December 7th, 2018
Permanently closing down Moneypoint power station now would send a strong message that we serious about tackling climate change, the Climate Action Committee heard this week.
Speaking on Wednesday, Senator Grace O’Sullivan called on the Minister for Climate Action, Richard Bruton TD, to make the move with the coal-fired station currently out of action for over two months.
“It’s been closed for two months and no-one hardly noticed,” the Green Party Senator said.
Moneypoint is one of Ireland’s largest generating stations with a total generation capacity of 915MW, making up over one-fifth of electricity generation in 2016.
All coal used at the plant is imported, the majority coming from the controversial Cerrejon mine in Colombia, one of the largest open-cast coal mine in the world.
Earlier this week, The Green News revealed that all three coal-fired units at Moneypoint have been out of action for the past two months due to a forced outage at the Co Clare facility.
Over the past month, the electricity grid has run almost exclusively off of gas (44 per cent) and renewables (43 per cent).
The ESB, the semi-state that runs the plant, confirmed that all three units at the station, each with a capacity of 305MW, have been offline since 27 September 2018 after engineering issues came to light.
A problem with turbines emerged during planned works on two units earlier this year, the semi-state said, with the units taken offline on 13 April and 4 August respectively.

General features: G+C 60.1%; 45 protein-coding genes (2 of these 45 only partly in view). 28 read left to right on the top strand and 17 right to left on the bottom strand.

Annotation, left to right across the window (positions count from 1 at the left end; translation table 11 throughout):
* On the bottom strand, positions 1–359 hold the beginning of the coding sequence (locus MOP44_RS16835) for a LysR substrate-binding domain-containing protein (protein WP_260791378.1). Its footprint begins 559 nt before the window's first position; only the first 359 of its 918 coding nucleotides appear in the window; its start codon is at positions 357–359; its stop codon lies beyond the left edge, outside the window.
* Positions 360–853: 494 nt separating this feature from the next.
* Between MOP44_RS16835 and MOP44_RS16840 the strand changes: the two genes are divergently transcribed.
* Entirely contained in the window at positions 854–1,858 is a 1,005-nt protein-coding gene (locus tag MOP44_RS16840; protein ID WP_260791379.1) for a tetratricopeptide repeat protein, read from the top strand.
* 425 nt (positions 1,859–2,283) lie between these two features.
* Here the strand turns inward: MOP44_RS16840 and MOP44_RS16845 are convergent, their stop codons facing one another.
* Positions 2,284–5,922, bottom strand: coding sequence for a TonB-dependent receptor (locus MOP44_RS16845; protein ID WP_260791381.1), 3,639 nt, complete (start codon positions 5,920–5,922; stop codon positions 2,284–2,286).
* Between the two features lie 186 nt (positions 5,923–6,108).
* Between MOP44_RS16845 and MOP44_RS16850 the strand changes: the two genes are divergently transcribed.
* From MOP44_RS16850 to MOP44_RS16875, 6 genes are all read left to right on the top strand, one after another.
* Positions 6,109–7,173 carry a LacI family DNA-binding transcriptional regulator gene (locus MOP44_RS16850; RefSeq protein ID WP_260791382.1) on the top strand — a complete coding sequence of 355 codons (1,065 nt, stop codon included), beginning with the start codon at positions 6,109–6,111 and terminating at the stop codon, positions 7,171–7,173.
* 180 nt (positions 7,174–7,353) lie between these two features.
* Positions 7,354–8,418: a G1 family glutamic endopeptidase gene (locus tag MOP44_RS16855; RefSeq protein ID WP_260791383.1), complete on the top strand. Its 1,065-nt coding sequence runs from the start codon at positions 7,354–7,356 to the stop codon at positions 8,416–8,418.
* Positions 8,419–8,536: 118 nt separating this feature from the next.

As a precaution, the third unit was taken offline on 27 September and is scheduled to come back online in early February next year. The other two units should be operational in mid-December.
Switch off the key
Mr Bruton TD said that it was “just simplistic” to close Moneypoint overnight, “switch off the key and go home”.
“It is there as a reserve,” he said and is needed until we have better interconnection in place and more renewables in the grid.
All the technology for renewables is out now there, he said, and it is for the Irish government to use it to tackle climate change, the “defining issue of this century”.
“There are challenges in every single sector that we are responsible for,” he added, with Ireland among the worst in Europe per head of pollution in both transport and household emissions.
Mr Bruton said that the National Development Plan (NDP) is a “significant statement” of the level of investment that is coming down the line to “directly confront” our emission problem.
The Green Party and several environmental groups have challenged the Plan, arguing that it has not been adequately “climate-proofed”.
Last month, Friends of the Irish Environment was granted leave to challenge the Government’s adoption of Project Ireland 2040 made up of the NDP and the National Planning Framework.
The group argues that EU obligations to assess the environmental impacts of the NDP have not been met, while Ireland’s emissions obligations were not properly incorporated into the Plan
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